Tuesday links fail to reduce risk

By Felix Salmon
April 21, 2009

A Central Clearing House Doesn’t Reduce CDS Risk: It’s talking about this paper. I think the key point here is that most non-CDS derivatives are traded over the counter, rather than through clearing houses. And as a result, a CDS clearing house might not result in as much of a reduction in counterparty risk as you might think.

The Close: I appear on Canada’s BNN to talk about where TARP money is going, and whether it should be paid back.

The US Singles Map: A very nice piece of information design.

America’s Newest Profession: Bloggers for Hire: A pretty awful column from Mark Penn, with lots of statistics, substantially all of which ultimately come from one Technorati survey which made no real attempts at statistical significance. I’d expect more from a pollster.

File No. S7-08-09: A fabulous letter to the SEC.


We welcome comments that advance the story through relevant opinion, anecdotes, links and data. If you see a comment that you believe is irrelevant or inappropriate, you can flag it to our editors by using the report abuse links. Views expressed in the comments do not represent those of Reuters. For more information on our comment policy, see http://blogs.reuters.com/fulldisclosure/2010/09/27/toward-a-more-thoughtful-conversation-on-stories/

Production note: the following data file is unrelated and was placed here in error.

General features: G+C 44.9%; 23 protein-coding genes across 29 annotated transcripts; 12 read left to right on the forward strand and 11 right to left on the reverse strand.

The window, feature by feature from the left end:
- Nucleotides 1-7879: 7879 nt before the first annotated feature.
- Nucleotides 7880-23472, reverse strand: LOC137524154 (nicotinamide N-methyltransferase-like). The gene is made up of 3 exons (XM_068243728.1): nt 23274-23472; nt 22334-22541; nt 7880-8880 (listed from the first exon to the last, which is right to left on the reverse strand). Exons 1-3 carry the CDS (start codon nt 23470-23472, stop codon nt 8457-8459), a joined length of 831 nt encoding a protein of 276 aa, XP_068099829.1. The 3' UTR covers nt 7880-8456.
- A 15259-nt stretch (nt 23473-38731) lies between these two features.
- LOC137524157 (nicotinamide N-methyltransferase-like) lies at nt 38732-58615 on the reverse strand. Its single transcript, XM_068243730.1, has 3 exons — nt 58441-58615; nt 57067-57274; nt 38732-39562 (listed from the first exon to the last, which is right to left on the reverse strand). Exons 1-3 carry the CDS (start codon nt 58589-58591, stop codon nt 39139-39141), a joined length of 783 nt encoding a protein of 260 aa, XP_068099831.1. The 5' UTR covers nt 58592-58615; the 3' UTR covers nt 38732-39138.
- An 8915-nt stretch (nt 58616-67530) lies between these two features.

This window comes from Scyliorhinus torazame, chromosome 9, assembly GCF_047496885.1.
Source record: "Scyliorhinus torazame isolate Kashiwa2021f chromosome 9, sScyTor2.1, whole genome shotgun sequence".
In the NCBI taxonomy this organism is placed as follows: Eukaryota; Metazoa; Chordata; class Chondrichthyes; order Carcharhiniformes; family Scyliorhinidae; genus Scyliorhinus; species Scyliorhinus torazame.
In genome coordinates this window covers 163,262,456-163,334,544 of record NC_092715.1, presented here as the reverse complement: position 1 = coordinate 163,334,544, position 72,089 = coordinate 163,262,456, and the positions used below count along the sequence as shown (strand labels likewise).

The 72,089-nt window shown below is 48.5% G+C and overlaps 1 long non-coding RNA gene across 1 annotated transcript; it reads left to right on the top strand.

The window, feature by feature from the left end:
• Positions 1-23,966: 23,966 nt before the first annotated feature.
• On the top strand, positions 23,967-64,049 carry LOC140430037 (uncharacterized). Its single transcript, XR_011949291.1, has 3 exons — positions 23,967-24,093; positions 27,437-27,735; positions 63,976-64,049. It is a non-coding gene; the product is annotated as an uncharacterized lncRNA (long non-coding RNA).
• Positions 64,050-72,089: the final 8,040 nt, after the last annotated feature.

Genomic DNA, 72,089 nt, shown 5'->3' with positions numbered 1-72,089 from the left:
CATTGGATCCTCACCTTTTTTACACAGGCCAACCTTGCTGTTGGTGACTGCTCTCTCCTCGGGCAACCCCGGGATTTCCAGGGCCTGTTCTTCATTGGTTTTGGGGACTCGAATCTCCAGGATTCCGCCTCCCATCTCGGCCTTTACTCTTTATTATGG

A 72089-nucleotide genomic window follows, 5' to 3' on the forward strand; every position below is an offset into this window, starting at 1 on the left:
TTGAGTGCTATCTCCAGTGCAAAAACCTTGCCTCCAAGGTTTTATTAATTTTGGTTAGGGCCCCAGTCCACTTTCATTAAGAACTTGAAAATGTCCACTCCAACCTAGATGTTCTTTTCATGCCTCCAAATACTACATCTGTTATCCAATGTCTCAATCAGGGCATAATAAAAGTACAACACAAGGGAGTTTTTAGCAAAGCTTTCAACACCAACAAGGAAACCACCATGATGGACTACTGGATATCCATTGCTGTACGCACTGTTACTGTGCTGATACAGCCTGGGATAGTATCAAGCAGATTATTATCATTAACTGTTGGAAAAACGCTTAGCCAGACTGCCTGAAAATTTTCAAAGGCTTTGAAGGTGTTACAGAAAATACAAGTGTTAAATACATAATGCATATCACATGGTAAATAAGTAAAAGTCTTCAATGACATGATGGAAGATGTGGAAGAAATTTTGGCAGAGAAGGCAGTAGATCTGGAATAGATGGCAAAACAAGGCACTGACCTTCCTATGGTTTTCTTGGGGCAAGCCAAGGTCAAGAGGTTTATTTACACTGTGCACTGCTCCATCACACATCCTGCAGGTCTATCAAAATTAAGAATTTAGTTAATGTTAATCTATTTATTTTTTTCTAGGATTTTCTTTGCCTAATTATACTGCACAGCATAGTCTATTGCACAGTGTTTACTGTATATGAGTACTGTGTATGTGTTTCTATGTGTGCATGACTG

That letter to the SEC is a work of art.

Posted by otto | Report as abusive

Oh, come on Felix. This is MARK PENN you’re talking about! He’s running on form!

Posted by Observer | Report as abusive

Re: Duffie and Zhu on CDS clearinghouse

Duffie and Zhu argue that a CDS clearinghouse, by removing (quite a bit of) CDS from current bilateral clearing agreements, may actually increase the net risks a bank faces if a counterparty defaults. Essentially their focus rests heavily on the dangers of a clearinghouse failure.

This is really a silly argument. The whole point of having a clearinghouse or exchange is that dealers are coming together to tax themselves to ensure that the market functions well. If the dealers are unwilling to put up the funds necessary to bailout the clearinghouse, then that is proof positive that the market is a negative sum game and does not deserve to exist in a market economy.

Yes, the government might have to bail out the clearinghouse temporarily — but there will also be no rational objection to the complete dissolution of the market after the government does so.

Posted by Anon | Report as abusive